Literary geography: what is it?

Updates: see also the reading from RHUL’s GeoHumanities’ introductory workshop: Geography within the humanitiesEditorial from the first issue of the GeoHumanities journal | What might GeoHumanities do? | Narrating space /Spatializing narrative (review; has a chapter on streetnames)

At the Poetic Places launch event David Cooper gave a good introduction to the topic, starting with Willam Sharp’s 1904 Literary geography (review), referring everyone to De Certeau and subdividing #litgeogs into inter alia mapping a text, big data across a corpus, deep mapping and (broadly) field trips, including Mapping Bristol and just going for a walk. Shout-out too for Nottingham’s Centre for Regional Literature and Culture. See also the special issue of Humanities on Deep mapping edited by Les Roberts, a typology of geohumanities from the launch of the RHUL Centre for the Geohumanities, and Sheila Hones’ Literary geographies: narrative space in Let the great world spin.

See also Robert Tally’s Routledge handbook of literature and space and the Palgrave handbook of literature and the city, both 2017.

Sightings of Danish literary geographers – Elisabeth Skou Pedersen (AUPhD abstract), have come across her writing here and there. Martin Leer (Geneva), nothing else traced.


The first issue of Literary Geographies (blog cum bibliography) is out! Lots of litcrit, which I’m a bit sniffy about when it appears på dansk, plus a couple of useful articles exploring what we are actually talking about here.

The editorial sees litgeogs going beyond human geography to embrace literary criticism, literary cartography, geocriticism, comparative literature, and the digital and spatial humanities, situating it in the intersection of literary studies, geography and cartography. The journal takes the general position that literary geography is essentially a way of reading, “an approach to literary texts, a geographically-attuned way of reading fiction or poetry or drama” but also “making connections while reading scholarly work in geography and literary studies”.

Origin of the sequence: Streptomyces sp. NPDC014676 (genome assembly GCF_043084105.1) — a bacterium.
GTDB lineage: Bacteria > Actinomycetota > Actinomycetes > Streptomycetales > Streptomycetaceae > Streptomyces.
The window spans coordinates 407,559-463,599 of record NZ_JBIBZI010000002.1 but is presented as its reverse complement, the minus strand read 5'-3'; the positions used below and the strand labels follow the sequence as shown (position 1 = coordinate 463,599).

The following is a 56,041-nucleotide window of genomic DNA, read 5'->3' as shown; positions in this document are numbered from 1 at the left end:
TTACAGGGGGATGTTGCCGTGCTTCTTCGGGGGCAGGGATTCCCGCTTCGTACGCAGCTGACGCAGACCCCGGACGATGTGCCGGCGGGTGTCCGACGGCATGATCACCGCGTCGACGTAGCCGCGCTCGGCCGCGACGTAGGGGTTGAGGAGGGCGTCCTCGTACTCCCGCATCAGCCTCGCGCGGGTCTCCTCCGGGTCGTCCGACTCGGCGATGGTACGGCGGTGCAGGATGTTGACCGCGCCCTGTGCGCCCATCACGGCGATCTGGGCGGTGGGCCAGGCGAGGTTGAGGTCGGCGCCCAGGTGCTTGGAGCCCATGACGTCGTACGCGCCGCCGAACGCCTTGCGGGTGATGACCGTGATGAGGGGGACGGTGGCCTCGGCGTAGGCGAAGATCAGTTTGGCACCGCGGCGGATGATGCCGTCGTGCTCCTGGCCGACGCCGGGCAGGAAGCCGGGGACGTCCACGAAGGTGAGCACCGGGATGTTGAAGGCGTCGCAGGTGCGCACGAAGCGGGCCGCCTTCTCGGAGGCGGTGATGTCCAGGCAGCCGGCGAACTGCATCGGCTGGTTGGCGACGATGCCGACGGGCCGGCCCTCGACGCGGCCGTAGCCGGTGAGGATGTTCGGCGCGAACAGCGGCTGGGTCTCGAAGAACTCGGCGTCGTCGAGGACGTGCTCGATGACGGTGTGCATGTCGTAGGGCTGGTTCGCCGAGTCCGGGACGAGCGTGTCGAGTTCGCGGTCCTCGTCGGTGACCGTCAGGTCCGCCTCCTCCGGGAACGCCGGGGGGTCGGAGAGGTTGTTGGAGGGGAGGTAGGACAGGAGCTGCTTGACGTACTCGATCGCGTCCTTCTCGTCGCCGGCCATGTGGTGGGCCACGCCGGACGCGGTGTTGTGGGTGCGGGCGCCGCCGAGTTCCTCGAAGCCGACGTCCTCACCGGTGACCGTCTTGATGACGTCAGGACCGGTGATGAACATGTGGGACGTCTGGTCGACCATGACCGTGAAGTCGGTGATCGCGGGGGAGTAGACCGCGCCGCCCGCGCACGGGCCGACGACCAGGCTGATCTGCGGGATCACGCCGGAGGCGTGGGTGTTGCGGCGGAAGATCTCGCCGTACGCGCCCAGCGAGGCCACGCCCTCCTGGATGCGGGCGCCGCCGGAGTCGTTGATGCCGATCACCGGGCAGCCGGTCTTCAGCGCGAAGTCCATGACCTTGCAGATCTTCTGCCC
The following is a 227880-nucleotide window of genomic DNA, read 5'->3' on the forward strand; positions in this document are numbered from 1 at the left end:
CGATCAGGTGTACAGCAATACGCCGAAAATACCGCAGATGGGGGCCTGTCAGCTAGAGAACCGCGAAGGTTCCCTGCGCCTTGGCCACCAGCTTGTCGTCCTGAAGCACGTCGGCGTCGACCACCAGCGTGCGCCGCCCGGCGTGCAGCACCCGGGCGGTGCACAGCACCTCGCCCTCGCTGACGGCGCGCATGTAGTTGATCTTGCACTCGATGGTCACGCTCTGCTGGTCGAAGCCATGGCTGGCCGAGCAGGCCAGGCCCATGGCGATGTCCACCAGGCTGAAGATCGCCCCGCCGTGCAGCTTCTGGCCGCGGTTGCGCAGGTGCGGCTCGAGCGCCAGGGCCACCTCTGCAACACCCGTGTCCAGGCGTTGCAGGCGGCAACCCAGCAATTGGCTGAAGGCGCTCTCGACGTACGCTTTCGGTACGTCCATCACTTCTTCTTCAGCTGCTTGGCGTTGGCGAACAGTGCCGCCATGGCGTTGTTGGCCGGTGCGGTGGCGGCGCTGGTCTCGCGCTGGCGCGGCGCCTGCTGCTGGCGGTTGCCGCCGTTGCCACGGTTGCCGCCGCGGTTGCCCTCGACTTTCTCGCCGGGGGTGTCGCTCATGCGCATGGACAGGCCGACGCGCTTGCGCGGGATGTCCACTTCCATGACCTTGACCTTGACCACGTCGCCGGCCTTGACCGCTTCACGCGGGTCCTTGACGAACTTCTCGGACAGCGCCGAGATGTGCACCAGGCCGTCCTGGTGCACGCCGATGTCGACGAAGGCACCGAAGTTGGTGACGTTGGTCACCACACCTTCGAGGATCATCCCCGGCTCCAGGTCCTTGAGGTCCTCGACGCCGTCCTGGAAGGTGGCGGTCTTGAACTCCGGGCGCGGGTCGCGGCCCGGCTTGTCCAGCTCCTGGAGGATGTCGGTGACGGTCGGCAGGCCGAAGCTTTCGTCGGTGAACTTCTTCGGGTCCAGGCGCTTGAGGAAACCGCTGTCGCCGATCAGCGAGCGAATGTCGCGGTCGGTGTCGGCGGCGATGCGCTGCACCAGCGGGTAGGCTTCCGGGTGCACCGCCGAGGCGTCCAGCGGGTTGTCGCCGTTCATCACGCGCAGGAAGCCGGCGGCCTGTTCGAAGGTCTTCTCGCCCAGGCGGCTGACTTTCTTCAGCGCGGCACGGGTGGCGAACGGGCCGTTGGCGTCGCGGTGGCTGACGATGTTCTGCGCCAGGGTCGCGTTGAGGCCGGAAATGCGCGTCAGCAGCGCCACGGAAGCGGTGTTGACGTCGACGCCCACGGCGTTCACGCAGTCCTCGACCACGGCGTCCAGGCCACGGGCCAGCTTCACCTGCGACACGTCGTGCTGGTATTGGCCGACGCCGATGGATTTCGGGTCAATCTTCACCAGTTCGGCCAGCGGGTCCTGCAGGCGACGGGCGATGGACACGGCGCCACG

Up to the 1980s the term was generally taken to refer to the kind of literary gazetteer aimed at reader-tourists discussed by Virginia Woolf in a 1905 review for the Times Literary Supplement. It was not until the ‘spatial turn’ took hold in literary studies nearly a century later that a contrastingly critical literary geography started to gain traction. More recently, the division between academic and creative work on literary geography has also started to be broken down, while literary geographers working on different national canons have also begun to collaborate.

Taking this a step further, Neal Alexander writes in Thinking Space that litgeogs might be regarded as one specific articulation of the cultural turn in human geography. The term can be traced back to 1904, when it meant “little more than the particular places, landscapes, or regions associated with individual writers…a kind of literary geography [which] continues to manifest itself in the form of literary tourism ventures and coffee-table books”, oh dear. In a more academic context he cites Moretti, Andrew Thacker and Sheila Hones, who “offer[s] a model of the literary text as a ‘spatial event’, produced ‘at the intersection of agents and situations scattered across time and space’” (see Narrative space in Let the great world spin). Interesting…

Literary geography is often carried on under other names (imaginative geography, literary cartography, geocriticism, geopoetics, geohumanities) and takes many forms drawing on ideas from a range of disciplines:

  • generating maps from quantitative data as a means of correlating genre with geography or charting the lineaments of a narrative trajectory
  • the nature of the relationship between material and metaphorical spaces
  • literary representations of places and spaces
  • the histories and characteristics of specific genres, such as landscape writing
  • the spatial properties of the text itself as a material object
  • literary geographical readings of early modern drama, realist novels, modernist poetry, and contemporary science fiction